Mississippi parents can opt out of vaccinating their children for school on account of religious beliefs, a federal judge has ruled. 

U.S. District Judge Halil Sul Ozerden on Monday issued a preliminary injunction in a lawsuit, filed last year by parents who said they’ve decided not to vaccinate their children because of religious beliefs, as first reported by Magnolia Tribune.

The plaintiffs filed the lawsuit against State Health Officer Dr. Dan Edney, Attorney General Lynn Fitch and various school officials. They claim that mandatory vaccinations violate the Constitution.

Mississippi led the nation in childhood vaccinations as one of six states without a religious exemption for vaccines. The others are California, Connecticut, Maine, New York and West Virginia, according to the National Conference of State Legislatures.

Kaye Bender, the executive director of the Mississippi Public Health Association, said when a child isn’t vaccinated, the effects extend beyond that child’s personal health. 

“Unvaccinated children don’t put just themselves at risk. They endanger all children they come into contact with as well as some adults and perhaps their entire community. So from a public health prevention perspective, MPHA strongly urges that childhood vaccinations be preserved.”

While the organization does not take a position on the pending litigation or any potential appeals, it has long advocated for full immunizations of all children and adults, Bender said. 

“Childhood immunizations have proved themselves over the years as safe and effective disease preventatives,” Bender said. “They protect children from illness now, from possible complications in the future, and may even save the child’s life.”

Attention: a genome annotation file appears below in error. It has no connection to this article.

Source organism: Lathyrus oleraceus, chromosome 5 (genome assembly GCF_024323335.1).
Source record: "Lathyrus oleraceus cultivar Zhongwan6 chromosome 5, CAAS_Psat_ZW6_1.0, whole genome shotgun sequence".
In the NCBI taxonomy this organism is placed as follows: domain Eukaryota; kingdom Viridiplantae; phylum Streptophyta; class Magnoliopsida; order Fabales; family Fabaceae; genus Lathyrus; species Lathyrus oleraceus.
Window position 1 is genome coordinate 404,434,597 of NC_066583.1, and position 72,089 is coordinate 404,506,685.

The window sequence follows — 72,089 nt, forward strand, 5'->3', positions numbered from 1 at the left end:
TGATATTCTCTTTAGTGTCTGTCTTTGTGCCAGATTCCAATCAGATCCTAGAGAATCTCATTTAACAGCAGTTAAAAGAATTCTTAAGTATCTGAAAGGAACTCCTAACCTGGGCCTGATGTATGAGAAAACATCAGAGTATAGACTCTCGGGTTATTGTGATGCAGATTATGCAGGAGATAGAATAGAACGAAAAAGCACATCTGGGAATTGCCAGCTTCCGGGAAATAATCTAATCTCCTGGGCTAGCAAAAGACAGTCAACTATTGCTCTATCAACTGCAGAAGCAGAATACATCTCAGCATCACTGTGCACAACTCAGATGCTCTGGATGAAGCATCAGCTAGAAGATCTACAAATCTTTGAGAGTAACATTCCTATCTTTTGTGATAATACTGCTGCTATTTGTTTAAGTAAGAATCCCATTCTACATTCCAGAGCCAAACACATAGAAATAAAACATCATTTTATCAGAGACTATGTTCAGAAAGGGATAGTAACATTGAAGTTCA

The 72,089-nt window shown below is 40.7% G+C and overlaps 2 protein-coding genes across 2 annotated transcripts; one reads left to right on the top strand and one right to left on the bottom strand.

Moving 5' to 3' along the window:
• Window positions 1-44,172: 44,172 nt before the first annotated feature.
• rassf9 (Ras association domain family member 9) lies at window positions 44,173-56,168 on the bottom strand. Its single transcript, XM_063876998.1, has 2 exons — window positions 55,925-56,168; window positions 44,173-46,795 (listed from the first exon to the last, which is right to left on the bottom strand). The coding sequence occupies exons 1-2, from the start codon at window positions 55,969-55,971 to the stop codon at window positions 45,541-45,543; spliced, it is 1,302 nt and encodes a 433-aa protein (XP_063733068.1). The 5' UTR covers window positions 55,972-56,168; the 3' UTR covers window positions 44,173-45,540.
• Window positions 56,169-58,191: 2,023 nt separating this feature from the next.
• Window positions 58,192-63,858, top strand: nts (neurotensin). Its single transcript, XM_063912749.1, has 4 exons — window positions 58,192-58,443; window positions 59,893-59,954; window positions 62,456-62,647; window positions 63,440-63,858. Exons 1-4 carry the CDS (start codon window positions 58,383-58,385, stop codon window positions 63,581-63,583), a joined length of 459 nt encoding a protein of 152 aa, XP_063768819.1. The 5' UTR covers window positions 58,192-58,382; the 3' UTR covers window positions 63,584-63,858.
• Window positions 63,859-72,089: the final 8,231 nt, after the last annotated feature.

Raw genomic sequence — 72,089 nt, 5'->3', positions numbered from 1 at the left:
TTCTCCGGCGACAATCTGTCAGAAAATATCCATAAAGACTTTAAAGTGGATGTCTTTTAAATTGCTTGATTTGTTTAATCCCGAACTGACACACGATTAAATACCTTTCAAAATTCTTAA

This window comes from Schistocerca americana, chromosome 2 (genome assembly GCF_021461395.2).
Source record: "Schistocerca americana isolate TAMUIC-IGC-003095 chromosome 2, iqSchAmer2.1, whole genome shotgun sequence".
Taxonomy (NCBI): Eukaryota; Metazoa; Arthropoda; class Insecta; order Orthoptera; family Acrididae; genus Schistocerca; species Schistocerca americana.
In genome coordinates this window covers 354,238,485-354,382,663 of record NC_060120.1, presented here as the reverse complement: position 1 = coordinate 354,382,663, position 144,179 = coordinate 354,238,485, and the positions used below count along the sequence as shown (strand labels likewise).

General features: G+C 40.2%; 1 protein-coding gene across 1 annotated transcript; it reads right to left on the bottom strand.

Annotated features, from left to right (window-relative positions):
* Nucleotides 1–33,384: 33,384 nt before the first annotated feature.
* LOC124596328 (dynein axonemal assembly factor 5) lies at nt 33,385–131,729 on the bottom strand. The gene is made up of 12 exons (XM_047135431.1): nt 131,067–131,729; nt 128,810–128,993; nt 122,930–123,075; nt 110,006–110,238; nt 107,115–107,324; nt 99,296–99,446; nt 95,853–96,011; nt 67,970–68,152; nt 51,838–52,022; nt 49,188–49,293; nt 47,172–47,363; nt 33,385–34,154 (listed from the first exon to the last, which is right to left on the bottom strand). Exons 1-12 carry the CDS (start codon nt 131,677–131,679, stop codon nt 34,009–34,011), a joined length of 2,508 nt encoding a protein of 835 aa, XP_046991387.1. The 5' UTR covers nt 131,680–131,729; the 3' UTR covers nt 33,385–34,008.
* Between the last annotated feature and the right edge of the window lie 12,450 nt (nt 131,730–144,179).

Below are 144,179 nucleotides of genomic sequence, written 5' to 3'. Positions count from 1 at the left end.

The plaintiffs argued that Mississippi already allows for medical exemptions in the case of five vaccinations required for kids to attend school: diphtheria, tetanus and pertussis; polio; hepatitis; measles, mumps and rubella; and chickenpox. 

Attorney General Lynn Fitch agreed that the law must allow the same right for families with religious beliefs that prevent them from vaccinating their children, according to documents.

The ruling will likely conclude the lawsuit, filed by parents Amanda Bosarge, Jaquelyn Butler, Kimberly Harrell, William Morgan, Paul Perkins, Brandi Renfroe, and Jeana Stanley, unless the attorney general’s office appeals the injunction or Ozerden does not enter a written order consistent with his ruling from the bench – both of which are unlikely. 

“We appreciate the judge’s thoughtful ruling from the bench and will give full consideration to his written order when provided,” said Debbee Hancock, communications director for the Attorney General’s office, in an emailed statement. “General Fitch has always been of the belief that there is a religious liberty exemption, as stated in our filings in this case, and we look forward to working with the Department of Health to ensure faithful execution of the judge’s order.”

Ozerden is giving the Mississippi State Department of Health until July 15 to come up with a process to allow people to request religious exemptions.